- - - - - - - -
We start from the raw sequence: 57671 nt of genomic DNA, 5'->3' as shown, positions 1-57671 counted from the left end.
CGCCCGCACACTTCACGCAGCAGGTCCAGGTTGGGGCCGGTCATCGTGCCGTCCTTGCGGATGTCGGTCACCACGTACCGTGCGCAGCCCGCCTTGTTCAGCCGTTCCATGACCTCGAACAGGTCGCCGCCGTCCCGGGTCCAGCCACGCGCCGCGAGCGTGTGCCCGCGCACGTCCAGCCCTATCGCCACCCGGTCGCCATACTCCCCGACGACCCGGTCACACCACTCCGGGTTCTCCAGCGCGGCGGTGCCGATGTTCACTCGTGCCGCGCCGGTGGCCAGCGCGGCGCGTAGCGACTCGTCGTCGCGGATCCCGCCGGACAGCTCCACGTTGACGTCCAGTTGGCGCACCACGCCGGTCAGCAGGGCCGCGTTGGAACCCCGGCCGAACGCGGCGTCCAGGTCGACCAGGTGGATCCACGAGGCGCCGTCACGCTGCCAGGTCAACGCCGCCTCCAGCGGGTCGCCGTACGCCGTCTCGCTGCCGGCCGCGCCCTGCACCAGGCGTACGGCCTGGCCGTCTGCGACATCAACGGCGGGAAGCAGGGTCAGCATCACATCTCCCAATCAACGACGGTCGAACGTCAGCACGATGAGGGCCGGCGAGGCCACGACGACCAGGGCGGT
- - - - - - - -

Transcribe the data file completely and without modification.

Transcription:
We start from the raw sequence: 57671 nt of genomic DNA, 5'->3' as shown, positions 1-57671 counted from the left end.
CGCCCGCACACTTCACGCAGCAGGTCCAGGTTGGGGCCGGTCATCGTGCCGTCCTTGCGGATGTCGGTCACCACGTACCGTGCGCAGCCCGCCTTGTTCAGCCGTTCCATGACCTCGAACAGGTCGCCGCCGTCCCGGGTCCAGCCACGCGCCGCGAGCGTGTGCCCGCGCACGTCCAGCCCTATCGCCACCCGGTCGCCATACTCCCCGACGACCCGGTCACACCACTCCGGGTTCTCCAGCGCGGCGGTGCCGATGTTCACTCGTGCCGCGCCGGTGGCCAGCGCGGCGCGTAGCGACTCGTCGTCGCGGATCCCGCCGGACAGCTCCACGTTGACGTCCAGTTGGCGCACCACGCCGGTCAGCAGGGCCGCGTTGGAACCCCGGCCGAACGCGGCGTCCAGGTCGACCAGGTGGATCCACGAGGCGCCGTCACGCTGCCAGGTCAACGCCGCCTCCAGCGGGTCGCCGTACGCCGTCTCGCTGCCGGCCGCGCCCTGCACCAGGCGTACGGCCTGGCCGTCTGCGACATCAACGGCGGGAAGCAGGGTCAGCATCACATCTCCCAATCAACGACGGTCGAACGTCAGCACGATGAGGGCCGGCGAGGCCACGACGACCAGGGCGGT